Due to its extensive penetrance of the human population, Mycobacterium tuberculosis (Mtb) remains a serious health risk to those individuals living with HIV. TB vaccine development programs are hampered by our poor understanding of the immune mechanisms underpinning disease progression. What we propose in this application is the utilization of Mtb reporter strains to provide a functional readout of microbial fitness and replication to enable us to identify and characterize those phagocytes that restrict bacterial growth (controllers) versus those phagocytes the promote bacterial growth (permissive) to understand the basis of disease progression in human tuberculosis. Our hypothesis is that Mtb reporter strains represent a novel route to the identification of the phagocyte populations that best restrict or promote bacterial replication, and that defining these cell populations will provide a rational framework for understanding immune control of tuberculosis.
Aim 1 : Development and validation of Mtb reporter strains and challenge models in the murine system. We will (a) exploit Mtb reporter strains to identify permissive and controller phagocyte populations; (b) optimize an ex vivo infection protocol for cells recruited to Mtb-infected mouse lung, to be used on NHP granulomas, and human airway and granuloma phagocytes; and (c) perform RNASeq profiling on the different phagocyte populations defined by the Mtb reporter strains for phenotypic analysis and to generate a panel of candidate cell surface markers for NHP and human ex vivo challenge studies.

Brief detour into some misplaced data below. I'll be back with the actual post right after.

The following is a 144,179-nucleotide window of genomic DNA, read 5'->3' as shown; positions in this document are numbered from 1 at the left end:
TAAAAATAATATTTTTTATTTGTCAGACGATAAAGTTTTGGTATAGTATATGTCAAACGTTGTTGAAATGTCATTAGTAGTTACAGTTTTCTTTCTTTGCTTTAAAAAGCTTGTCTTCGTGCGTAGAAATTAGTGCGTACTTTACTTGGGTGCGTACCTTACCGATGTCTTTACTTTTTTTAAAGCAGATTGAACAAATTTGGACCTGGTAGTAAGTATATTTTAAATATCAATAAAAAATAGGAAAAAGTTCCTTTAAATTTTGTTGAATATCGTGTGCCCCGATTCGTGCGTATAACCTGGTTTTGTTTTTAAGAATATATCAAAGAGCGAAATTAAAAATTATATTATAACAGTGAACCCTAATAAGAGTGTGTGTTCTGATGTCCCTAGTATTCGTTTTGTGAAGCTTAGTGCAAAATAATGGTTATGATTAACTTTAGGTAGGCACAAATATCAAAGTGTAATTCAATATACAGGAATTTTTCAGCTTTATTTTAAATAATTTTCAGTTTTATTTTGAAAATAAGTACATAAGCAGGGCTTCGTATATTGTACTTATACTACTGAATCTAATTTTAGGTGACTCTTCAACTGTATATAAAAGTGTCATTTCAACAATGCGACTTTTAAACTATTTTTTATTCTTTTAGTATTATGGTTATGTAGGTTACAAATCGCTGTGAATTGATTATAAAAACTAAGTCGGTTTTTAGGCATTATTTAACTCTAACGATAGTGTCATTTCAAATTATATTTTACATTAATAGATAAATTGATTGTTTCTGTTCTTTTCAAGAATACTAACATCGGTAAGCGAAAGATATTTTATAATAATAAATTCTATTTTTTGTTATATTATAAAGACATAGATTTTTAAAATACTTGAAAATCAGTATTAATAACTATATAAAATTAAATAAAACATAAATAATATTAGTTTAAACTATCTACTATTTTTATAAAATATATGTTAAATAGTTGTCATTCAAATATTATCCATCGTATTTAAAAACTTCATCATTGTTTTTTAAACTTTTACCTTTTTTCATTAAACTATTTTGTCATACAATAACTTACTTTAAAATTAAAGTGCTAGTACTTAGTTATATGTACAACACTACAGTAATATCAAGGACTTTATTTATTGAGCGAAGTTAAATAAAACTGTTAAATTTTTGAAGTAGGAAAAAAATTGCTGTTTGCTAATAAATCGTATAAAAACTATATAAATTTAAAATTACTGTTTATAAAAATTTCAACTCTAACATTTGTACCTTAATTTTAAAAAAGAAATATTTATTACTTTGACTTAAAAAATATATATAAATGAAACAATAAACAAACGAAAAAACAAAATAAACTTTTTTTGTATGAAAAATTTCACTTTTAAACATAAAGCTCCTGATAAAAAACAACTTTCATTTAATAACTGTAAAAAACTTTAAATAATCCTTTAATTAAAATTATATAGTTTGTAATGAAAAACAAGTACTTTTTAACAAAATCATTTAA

Aim 2. Functional characterization of phagocyte subsets in NHP pulmonary granulomas. We will perform parallel analysis of NHP phagocyte populations infected with reporter bacterial strains following the isolation of individual granulomas from infected monkey lungs. We propose comparable phenotypic characterization using biased and unbiased methods to functionally identify permissive and controller phagocyte populations in NHP tuberculosis in in vivo infections and ex vivo challenge experiments.
Specific Aim 3 : Determination of human phagocyte phenotypes through ex vivo challenge with Mtb reporter strains. In addition, in collaboration with Drs. Henry Mwandumba (Malawi) and Alasdair Leslie (South Africa) we will determine the functional phenotypes of human airway and human TB granuloma phagocyte subsets by probing the cells ex vivo with the fluorescent Mtb reporter strains.

Public Health Relevance

Development of an effective vaccine against tuberculosis is hindered by our lack of knowledge regarding those host cells responsible for either disease control or progression in vivo. We propose a novel and integrated set of experiments exploiting mycobacterial reporter strains to identify and functionally characterize those host phagocytes that best control disease and those that are responsible for disease progression. Studies will be performed in parallel in murine models, in non-human primates, and in human airway and granuloma phagocytes to generate an in depth appreciation of Mtb host cell phenotypes and function.

National Institute of Health (NIH)
National Institute of Allergy and Infectious Diseases (NIAID)
Research Project (R01)
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AIDS-associated Opportunistic Infections and Cancer Study Section (AOIC)
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Mendez, Susana
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Cornell University
Schools of Veterinary Medicine
United States
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